anisole


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anisole

[′an·ə‚sōl]
(organic chemistry)
C6H5OCH3 A colorless liquid that is soluble in ether and alcohol, insoluble in water; boiling point is 155°C; vapors are highly toxic; used as a solvent and in perfumery.
References in periodicals archive ?
5 mL of deoxygenated anisole as internal standard to the reactor and then increasing the reaction temperature to 110[degrees]C.
Butylated hydroxyl anisole has been widely reported to be an active synthetic antioxidant [3, 4, 9, 27].
Anisole, or methoxybenzene, was the only MVOC observed exclusively in S.
reagent grade); and anisole (anhydrous) were purchased from Aldrich and used as received.
However, in the presence of a cyclodextrin with six glucose members in its ring, an anisole molecule settles head first into the cyclodextrin's cavity.
ANISOLE MANUFACTURERS AND TRADERS OF ANISOLE (INCLUDING CONTACT DETAILS)
Benzaldehyde (BZD), anisole (ANI), and toluene (TOL) solvents were obtained from Merck India Ltd.
4%), o-methyl anisole, apinene, sclarene and n-octanol among the major components of the volatile oil of the oleo-gum-resin produced by Boswellia carteri Birdwood.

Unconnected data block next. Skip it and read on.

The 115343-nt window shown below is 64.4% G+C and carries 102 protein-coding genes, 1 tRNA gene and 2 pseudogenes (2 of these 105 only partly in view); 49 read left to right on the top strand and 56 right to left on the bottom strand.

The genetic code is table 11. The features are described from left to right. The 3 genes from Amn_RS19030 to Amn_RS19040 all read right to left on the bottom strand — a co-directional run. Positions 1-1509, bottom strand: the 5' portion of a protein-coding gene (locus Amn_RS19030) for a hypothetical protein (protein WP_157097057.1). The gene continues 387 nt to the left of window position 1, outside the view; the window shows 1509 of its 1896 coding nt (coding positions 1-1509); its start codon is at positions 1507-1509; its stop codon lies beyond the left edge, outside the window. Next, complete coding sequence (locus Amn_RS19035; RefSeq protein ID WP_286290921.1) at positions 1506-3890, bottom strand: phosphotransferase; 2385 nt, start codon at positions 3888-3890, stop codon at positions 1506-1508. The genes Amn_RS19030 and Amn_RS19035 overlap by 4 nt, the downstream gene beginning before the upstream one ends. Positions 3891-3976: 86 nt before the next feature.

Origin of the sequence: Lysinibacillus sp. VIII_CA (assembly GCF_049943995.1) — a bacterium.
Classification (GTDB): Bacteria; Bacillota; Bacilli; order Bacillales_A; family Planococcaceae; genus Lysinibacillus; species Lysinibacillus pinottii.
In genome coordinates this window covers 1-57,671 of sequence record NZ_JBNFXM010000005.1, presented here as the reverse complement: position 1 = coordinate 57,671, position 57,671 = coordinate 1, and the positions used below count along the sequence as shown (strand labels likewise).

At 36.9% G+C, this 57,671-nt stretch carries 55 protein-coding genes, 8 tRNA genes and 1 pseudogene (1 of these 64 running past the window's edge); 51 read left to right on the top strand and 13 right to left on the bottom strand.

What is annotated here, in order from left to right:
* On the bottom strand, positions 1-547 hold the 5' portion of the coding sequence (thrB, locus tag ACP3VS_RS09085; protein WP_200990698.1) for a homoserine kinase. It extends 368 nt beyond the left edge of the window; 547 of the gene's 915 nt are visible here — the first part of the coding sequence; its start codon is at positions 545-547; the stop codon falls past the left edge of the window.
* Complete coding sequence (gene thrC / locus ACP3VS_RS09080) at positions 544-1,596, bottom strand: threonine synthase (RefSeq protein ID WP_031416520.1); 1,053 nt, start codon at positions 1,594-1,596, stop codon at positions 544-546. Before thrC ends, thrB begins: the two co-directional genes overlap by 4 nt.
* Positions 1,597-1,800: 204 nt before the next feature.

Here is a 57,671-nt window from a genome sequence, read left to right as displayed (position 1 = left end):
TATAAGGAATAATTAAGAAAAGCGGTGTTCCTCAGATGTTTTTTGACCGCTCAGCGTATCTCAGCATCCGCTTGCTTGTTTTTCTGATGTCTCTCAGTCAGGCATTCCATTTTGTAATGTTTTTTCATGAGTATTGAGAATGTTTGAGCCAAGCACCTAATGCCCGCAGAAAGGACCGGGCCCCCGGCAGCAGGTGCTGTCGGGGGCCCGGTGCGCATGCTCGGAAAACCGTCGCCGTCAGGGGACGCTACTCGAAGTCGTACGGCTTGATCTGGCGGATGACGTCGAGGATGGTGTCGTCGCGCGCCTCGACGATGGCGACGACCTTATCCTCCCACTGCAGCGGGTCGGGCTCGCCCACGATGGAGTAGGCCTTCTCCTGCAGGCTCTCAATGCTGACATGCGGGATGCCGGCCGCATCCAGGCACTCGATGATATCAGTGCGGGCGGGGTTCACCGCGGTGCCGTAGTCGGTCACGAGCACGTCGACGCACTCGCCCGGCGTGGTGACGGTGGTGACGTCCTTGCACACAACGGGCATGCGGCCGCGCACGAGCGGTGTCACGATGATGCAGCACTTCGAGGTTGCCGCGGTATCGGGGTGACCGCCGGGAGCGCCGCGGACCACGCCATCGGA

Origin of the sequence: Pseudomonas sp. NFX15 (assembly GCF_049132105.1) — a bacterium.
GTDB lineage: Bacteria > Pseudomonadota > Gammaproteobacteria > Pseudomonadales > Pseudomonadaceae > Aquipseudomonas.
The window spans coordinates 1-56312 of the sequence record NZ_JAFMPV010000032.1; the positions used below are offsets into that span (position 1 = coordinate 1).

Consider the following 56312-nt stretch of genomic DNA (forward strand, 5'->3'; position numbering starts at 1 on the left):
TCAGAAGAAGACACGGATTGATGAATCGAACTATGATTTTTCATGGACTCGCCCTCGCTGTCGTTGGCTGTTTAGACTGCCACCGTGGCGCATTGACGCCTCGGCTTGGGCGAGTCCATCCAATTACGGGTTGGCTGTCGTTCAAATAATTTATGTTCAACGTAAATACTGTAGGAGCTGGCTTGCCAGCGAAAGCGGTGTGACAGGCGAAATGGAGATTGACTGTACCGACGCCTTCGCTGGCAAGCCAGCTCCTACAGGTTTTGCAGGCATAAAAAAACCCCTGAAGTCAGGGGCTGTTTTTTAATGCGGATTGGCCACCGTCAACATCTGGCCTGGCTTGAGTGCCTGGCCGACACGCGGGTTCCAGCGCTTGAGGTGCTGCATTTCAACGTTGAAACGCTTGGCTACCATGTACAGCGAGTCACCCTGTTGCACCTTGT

1g of butylated hydroxyl anisole (BHA) heated to 95[degrees]C [9] before being placed in the oven for drying (PB).
The results showed that all the parts extracts exhibited antioxidative activity comparable to standard Butyl Hydroxy Anisole (BHA).
Therefore, this study was an endeavour towards the improvement of chilled buffalo semen by using Butylated hydroxy anisole (BHA), Butylated hydroxy toluene (BHT), PTX, TPY and TBR as sperm motility promoting factors.
In a study of flavourings including aliphatic, alicyclic and aromatic ethers (plus anisole derivatives), EFSA's scientific panel on food additives, flavourings, processing aids and materials in contact with food criticised Maximised Survey-derived Daily Intakes (MSDIs) methods, looking at average consumption of a flavouring.